Dele Alli Jamie Vardy Roy Hodgson England
England manager Roy Hodgson shakes hands with Jamie Vardy and Dele Alli after the goalless draw with Slovakia, June 20, 2016Reuters

When Roy Hodgson made six changes to his England starting XI against Slovakia, it was going to go one of two ways – "Oh brilliant move resting the big players, and making use of the depth of the squad" if England won or "What was Hodgson thinking, now is not the time to be making such experiments," if England failed to get the desired result.

As it turned out, England utterly bossed possession against Slovakia, without being able to find the net, and after Wales thumped Russia in the other Group B game, Hodgson's side could only qualify to the last 16 as the second-placed team in the group.

That means possibly playing a more difficult opposition than England would have liked – they will face the team that finishes second in Group F, which has Portugal, Iceland, Hungary and Austria, instead of the one that finishes third – but the manager has no doubts over the fact that he made the right decision, because, at the end of the day, the manner in which England played did not change.

"You can't do more than dominate as we did," Hodgson was quoted as saying by The Guardian. "When did England last come to a tournament and have three such dominant games in a row? It is a little bit embarrassing -- it has been attack versus defence in all three games and I never thought I'd see England dominate three games like we have done.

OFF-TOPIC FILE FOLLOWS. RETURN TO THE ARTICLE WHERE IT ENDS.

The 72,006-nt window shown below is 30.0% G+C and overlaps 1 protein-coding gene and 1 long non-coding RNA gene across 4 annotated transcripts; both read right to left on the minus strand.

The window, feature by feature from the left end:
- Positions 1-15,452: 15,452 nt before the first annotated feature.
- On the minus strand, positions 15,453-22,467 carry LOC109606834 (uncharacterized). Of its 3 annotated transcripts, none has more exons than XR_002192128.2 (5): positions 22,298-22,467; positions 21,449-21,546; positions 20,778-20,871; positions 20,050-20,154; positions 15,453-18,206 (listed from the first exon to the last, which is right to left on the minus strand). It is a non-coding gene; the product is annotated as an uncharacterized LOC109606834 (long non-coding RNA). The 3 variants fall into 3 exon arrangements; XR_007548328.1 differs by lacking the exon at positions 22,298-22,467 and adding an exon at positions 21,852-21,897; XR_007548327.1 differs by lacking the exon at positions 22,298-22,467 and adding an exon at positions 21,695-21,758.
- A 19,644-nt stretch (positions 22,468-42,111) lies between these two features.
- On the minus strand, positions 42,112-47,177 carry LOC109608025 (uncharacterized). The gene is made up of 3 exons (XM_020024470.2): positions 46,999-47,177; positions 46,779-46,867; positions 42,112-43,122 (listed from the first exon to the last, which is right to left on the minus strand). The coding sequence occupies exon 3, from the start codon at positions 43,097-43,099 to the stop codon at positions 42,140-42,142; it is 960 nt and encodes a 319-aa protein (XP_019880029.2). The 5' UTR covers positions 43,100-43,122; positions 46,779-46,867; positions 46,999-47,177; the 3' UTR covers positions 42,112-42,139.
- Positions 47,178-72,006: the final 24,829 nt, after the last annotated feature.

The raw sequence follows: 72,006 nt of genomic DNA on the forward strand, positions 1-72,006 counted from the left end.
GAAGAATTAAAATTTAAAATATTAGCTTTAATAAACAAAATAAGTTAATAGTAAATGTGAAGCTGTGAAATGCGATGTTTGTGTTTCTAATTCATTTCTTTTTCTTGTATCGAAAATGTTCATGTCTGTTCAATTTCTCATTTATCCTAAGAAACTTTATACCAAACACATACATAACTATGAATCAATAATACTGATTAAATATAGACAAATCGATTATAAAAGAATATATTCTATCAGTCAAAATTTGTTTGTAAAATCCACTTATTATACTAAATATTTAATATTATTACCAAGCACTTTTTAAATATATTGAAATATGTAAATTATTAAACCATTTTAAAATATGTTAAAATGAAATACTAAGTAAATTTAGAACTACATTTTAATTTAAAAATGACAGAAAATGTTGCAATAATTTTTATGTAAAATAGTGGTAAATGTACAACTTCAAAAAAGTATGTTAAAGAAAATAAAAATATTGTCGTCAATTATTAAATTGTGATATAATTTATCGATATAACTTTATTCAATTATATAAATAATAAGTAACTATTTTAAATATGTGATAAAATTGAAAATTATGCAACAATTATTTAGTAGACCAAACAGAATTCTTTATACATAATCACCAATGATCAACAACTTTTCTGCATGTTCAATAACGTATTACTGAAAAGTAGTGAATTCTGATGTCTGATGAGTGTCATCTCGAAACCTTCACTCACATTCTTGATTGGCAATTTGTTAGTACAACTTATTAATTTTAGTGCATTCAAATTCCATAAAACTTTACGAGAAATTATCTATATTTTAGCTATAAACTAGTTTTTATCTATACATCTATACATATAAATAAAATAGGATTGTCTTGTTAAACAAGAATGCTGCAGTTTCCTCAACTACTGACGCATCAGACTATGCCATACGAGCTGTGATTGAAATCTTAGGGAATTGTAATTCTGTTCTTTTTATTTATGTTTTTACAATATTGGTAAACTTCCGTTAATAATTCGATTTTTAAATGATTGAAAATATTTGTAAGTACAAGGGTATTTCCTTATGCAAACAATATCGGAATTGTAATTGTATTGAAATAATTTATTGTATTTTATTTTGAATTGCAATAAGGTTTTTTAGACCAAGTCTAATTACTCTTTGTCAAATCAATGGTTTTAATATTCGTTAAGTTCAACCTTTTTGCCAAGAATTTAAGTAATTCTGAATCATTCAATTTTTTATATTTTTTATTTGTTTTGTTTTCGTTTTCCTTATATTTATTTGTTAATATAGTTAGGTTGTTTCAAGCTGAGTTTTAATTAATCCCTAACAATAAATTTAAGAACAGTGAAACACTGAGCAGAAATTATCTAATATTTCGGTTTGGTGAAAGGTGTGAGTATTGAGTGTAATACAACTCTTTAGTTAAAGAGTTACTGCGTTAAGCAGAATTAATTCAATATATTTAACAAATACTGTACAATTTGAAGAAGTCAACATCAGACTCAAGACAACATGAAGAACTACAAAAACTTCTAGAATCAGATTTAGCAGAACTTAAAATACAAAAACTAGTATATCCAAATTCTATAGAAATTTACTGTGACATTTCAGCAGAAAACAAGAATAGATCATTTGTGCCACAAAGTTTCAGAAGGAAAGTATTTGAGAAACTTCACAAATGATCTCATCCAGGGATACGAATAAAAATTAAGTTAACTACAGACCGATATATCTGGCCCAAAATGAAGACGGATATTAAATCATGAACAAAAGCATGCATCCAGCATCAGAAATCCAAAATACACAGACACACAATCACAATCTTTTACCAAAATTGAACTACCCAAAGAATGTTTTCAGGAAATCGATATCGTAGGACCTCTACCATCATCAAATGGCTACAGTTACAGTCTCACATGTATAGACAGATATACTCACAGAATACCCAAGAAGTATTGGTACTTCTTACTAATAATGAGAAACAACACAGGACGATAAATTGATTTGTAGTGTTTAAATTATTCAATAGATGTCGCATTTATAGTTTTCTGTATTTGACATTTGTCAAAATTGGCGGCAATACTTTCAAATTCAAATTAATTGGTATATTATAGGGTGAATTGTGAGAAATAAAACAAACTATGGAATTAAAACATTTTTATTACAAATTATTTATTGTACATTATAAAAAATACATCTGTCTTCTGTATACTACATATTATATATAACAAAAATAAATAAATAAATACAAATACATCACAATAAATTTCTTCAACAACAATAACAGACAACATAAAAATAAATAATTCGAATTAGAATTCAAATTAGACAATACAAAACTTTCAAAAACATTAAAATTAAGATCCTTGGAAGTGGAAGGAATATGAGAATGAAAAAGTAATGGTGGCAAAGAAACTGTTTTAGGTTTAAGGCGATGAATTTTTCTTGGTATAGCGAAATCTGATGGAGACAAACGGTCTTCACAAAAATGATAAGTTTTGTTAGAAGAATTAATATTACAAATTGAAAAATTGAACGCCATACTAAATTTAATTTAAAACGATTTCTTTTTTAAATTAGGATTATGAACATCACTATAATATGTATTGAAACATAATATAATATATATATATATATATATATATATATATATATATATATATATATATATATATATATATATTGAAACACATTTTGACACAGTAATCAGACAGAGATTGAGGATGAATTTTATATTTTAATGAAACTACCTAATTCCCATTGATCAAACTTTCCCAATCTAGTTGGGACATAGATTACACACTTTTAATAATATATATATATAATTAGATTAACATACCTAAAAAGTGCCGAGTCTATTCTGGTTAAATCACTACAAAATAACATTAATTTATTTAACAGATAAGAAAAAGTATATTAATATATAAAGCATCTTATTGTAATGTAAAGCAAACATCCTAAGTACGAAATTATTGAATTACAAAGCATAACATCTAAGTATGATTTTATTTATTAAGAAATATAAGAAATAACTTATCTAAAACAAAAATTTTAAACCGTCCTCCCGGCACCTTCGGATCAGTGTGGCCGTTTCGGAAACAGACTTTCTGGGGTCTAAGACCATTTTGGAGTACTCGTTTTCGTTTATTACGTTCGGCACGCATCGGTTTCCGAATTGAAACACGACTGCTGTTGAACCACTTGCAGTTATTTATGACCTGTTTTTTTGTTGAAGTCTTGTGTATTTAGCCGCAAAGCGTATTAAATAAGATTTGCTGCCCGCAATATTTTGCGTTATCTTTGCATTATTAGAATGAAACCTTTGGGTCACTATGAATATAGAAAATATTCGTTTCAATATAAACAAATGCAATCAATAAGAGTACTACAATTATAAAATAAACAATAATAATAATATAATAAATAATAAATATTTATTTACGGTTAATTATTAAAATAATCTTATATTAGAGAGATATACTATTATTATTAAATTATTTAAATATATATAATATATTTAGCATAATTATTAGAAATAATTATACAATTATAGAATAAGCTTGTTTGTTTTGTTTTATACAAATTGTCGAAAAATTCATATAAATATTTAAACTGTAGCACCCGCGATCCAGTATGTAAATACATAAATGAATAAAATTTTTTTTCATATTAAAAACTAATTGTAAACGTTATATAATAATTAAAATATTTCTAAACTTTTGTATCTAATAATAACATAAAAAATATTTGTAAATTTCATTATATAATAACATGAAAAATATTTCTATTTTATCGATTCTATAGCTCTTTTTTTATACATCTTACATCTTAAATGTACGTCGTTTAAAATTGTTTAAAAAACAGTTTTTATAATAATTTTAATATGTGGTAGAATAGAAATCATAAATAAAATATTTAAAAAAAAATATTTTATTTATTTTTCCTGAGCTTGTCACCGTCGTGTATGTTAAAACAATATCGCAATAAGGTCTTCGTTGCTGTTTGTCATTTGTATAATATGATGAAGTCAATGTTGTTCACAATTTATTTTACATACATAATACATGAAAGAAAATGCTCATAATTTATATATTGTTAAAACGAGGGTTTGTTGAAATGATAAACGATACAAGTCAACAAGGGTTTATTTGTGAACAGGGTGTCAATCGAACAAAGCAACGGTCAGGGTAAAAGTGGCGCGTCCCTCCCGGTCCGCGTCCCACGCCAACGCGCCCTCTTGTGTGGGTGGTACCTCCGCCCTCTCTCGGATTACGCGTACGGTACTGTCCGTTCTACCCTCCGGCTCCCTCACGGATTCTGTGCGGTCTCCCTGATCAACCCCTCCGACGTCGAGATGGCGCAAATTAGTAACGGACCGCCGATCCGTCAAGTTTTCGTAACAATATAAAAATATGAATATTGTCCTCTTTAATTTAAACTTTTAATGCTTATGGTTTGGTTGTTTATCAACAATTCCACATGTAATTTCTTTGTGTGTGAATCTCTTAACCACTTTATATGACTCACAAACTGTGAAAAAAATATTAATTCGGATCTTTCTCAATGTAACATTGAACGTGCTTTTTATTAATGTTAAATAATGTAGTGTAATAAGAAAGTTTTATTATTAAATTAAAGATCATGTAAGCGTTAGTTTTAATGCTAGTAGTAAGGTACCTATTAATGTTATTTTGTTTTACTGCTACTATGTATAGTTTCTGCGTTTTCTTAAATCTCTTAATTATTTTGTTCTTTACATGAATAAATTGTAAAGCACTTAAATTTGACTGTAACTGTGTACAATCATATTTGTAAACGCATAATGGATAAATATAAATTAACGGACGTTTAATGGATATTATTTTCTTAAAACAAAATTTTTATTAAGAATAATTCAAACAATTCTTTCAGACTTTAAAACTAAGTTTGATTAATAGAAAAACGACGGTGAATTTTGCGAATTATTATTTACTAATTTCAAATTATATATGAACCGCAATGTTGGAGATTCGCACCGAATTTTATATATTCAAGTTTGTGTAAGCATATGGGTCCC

"We have taken the game to the opposition, we have controlled the play. Sooner or later we will get the reward for our play. Someone might find themselves on the end of a tough result. Soon we will make someone pay. We will score goals one day."

But, would those goals had come, had England stuck to a similar team, and probably only made the changes to the forwardline? Probably not, because Slovakia's defence was solid and bravely last-ditch, especially Martin Skrtel, with the likes of Jamie Vardy and Daniel Sturridge unable to provide that spark in the final third. Wayne Rooney and Dele Alli came on, with nearly the entire second half to go, and even they could not change the outcome of the match.

"What would necessarily have changed (had England not made so many changes)?" Hodgson asked back when posed the "did so many changes hurt England" question. "Had Wayne started, would he have scored the goals the others missed from his left half position?

"Wayne and Dele Alli and Harry Kane came on and we still did not take the chances. It's certainly very disappointing to have all the play again and all the opportunities and not have been able to take one. That's frustrating.

"But the 'six changes' [debate] amuses me. We finished the game against Wales with Jamie Vardy and Daniel Sturridge up front and people said that was positive. And now it suddenly becomes 'six changes' with those two starting. It was four changes from the side, which finished the Wales game. If we'd won, this game people would have said we didn't miss those we'd left out, and when we don't they say the team selection is wrong."

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